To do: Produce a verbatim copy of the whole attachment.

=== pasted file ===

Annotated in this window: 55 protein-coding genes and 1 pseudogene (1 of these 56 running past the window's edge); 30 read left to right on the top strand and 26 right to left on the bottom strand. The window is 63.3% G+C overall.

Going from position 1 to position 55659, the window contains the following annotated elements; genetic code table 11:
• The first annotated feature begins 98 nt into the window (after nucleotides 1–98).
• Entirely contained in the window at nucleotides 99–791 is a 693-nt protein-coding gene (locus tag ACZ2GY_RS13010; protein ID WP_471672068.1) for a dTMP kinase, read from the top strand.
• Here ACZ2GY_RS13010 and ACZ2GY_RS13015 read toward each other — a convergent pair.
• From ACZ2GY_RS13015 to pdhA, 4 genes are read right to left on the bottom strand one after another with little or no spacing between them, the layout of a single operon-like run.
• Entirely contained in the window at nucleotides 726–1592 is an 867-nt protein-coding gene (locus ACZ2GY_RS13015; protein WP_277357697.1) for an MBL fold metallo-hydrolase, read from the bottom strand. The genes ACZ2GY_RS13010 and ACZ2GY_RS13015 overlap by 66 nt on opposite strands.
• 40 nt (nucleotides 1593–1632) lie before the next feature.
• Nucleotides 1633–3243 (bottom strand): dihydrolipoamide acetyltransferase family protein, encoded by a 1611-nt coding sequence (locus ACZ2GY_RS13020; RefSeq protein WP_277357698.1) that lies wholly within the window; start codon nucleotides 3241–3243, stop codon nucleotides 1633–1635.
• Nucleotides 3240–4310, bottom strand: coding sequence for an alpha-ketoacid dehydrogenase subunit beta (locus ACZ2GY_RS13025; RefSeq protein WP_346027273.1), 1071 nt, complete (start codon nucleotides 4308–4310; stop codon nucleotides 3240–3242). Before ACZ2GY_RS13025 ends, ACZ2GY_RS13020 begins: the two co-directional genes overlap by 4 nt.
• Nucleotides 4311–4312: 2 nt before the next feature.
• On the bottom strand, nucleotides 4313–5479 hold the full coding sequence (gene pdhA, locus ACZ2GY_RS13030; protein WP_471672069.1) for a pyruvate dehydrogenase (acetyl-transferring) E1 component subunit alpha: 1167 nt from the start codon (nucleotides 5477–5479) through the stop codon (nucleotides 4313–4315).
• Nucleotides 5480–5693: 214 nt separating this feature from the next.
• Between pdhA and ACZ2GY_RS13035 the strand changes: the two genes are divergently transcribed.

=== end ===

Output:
Annotated in this window: 55 protein-coding genes and 1 pseudogene (1 of these 56 running past the window's edge); 30 read left to right on the top strand and 26 right to left on the bottom strand. The window is 63.3% G+C overall.

Going from position 1 to position 55659, the window contains the following annotated elements; genetic code table 11:
• The first annotated feature begins 98 nt into the window (after nucleotides 1–98).
• Entirely contained in the window at nucleotides 99–791 is a 693-nt protein-coding gene (locus tag ACZ2GY_RS13010; protein ID WP_471672068.1) for a dTMP kinase, read from the top strand.
• Here ACZ2GY_RS13010 and ACZ2GY_RS13015 read toward each other — a convergent pair.
• From ACZ2GY_RS13015 to pdhA, 4 genes are read right to left on the bottom strand one after another with little or no spacing between them, the layout of a single operon-like run.
• Entirely contained in the window at nucleotides 726–1592 is an 867-nt protein-coding gene (locus ACZ2GY_RS13015; protein WP_277357697.1) for an MBL fold metallo-hydrolase, read from the bottom strand. The genes ACZ2GY_RS13010 and ACZ2GY_RS13015 overlap by 66 nt on opposite strands.
• 40 nt (nucleotides 1593–1632) lie before the next feature.
• Nucleotides 1633–3243 (bottom strand): dihydrolipoamide acetyltransferase family protein, encoded by a 1611-nt coding sequence (locus ACZ2GY_RS13020; RefSeq protein WP_277357698.1) that lies wholly within the window; start codon nucleotides 3241–3243, stop codon nucleotides 1633–1635.
• Nucleotides 3240–4310, bottom strand: coding sequence for an alpha-ketoacid dehydrogenase subunit beta (locus ACZ2GY_RS13025; RefSeq protein WP_346027273.1), 1071 nt, complete (start codon nucleotides 4308–4310; stop codon nucleotides 3240–3242). Before ACZ2GY_RS13025 ends, ACZ2GY_RS13020 begins: the two co-directional genes overlap by 4 nt.
• Nucleotides 4311–4312: 2 nt before the next feature.
• On the bottom strand, nucleotides 4313–5479 hold the full coding sequence (gene pdhA, locus ACZ2GY_RS13030; protein WP_471672069.1) for a pyruvate dehydrogenase (acetyl-transferring) E1 component subunit alpha: 1167 nt from the start codon (nucleotides 5477–5479) through the stop codon (nucleotides 4313–4315).
• Nucleotides 5480–5693: 214 nt separating this feature from the next.
• Between pdhA and ACZ2GY_RS13035 the strand changes: the two genes are divergently transcribed.